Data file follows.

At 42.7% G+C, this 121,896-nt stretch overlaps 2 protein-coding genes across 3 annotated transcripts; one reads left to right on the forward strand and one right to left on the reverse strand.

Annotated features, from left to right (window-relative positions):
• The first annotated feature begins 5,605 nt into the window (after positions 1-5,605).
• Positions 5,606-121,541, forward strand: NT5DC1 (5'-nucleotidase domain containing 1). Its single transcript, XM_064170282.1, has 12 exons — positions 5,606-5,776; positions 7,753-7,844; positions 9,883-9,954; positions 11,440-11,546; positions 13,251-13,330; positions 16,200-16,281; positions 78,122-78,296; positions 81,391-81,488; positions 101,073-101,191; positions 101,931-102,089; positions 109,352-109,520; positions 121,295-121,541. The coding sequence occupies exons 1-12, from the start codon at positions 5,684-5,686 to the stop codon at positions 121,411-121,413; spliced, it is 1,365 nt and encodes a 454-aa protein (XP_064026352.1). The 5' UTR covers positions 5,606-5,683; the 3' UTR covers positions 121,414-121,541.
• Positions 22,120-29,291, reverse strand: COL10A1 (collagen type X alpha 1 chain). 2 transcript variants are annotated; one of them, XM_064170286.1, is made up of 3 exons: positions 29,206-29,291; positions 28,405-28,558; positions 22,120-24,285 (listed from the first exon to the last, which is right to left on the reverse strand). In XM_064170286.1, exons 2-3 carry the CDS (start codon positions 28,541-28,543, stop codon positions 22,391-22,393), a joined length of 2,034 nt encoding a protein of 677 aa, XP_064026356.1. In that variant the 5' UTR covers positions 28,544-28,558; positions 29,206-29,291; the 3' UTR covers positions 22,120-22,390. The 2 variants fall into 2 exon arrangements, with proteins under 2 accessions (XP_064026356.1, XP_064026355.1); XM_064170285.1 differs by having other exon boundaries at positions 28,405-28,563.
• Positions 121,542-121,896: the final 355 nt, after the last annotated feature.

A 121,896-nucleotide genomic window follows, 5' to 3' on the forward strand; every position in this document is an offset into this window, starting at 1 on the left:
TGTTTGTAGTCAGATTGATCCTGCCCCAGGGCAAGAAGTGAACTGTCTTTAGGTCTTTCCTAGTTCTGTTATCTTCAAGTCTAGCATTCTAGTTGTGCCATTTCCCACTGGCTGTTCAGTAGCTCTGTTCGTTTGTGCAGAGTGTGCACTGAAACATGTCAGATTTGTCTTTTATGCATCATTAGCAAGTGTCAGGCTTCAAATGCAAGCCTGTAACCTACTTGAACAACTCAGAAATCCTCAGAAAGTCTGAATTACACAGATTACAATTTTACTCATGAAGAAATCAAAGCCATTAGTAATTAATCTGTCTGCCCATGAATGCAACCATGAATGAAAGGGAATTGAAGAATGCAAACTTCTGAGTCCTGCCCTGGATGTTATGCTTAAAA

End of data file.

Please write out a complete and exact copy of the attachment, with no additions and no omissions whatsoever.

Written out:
At 42.7% G+C, this 121,896-nt stretch overlaps 2 protein-coding genes across 3 annotated transcripts; one reads left to right on the forward strand and one right to left on the reverse strand.

Annotated features, from left to right (window-relative positions):
• The first annotated feature begins 5,605 nt into the window (after positions 1-5,605).
• Positions 5,606-121,541, forward strand: NT5DC1 (5'-nucleotidase domain containing 1). Its single transcript, XM_064170282.1, has 12 exons — positions 5,606-5,776; positions 7,753-7,844; positions 9,883-9,954; positions 11,440-11,546; positions 13,251-13,330; positions 16,200-16,281; positions 78,122-78,296; positions 81,391-81,488; positions 101,073-101,191; positions 101,931-102,089; positions 109,352-109,520; positions 121,295-121,541. The coding sequence occupies exons 1-12, from the start codon at positions 5,684-5,686 to the stop codon at positions 121,411-121,413; spliced, it is 1,365 nt and encodes a 454-aa protein (XP_064026352.1). The 5' UTR covers positions 5,606-5,683; the 3' UTR covers positions 121,414-121,541.
• Positions 22,120-29,291, reverse strand: COL10A1 (collagen type X alpha 1 chain). 2 transcript variants are annotated; one of them, XM_064170286.1, is made up of 3 exons: positions 29,206-29,291; positions 28,405-28,558; positions 22,120-24,285 (listed from the first exon to the last, which is right to left on the reverse strand). In XM_064170286.1, exons 2-3 carry the CDS (start codon positions 28,541-28,543, stop codon positions 22,391-22,393), a joined length of 2,034 nt encoding a protein of 677 aa, XP_064026356.1. In that variant the 5' UTR covers positions 28,544-28,558; positions 29,206-29,291; the 3' UTR covers positions 22,120-22,390. The 2 variants fall into 2 exon arrangements, with proteins under 2 accessions (XP_064026356.1, XP_064026355.1); XM_064170285.1 differs by having other exon boundaries at positions 28,405-28,563.
• Positions 121,542-121,896: the final 355 nt, after the last annotated feature.

A 121,896-nucleotide genomic window follows, 5' to 3' on the forward strand; every position in this document is an offset into this window, starting at 1 on the left:
TGTTTGTAGTCAGATTGATCCTGCCCCAGGGCAAGAAGTGAACTGTCTTTAGGTCTTTCCTAGTTCTGTTATCTTCAAGTCTAGCATTCTAGTTGTGCCATTTCCCACTGGCTGTTCAGTAGCTCTGTTCGTTTGTGCAGAGTGTGCACTGAAACATGTCAGATTTGTCTTTTATGCATCATTAGCAAGTGTCAGGCTTCAAATGCAAGCCTGTAACCTACTTGAACAACTCAGAAATCCTCAGAAAGTCTGAATTACACAGATTACAATTTTACTCATGAAGAAATCAAAGCCATTAGTAATTAATCTGTCTGCCCATGAATGCAACCATGAATGAAAGGGAATTGAAGAATGCAAACTTCTGAGTCCTGCCCTGGATGTTATGCTTAAAA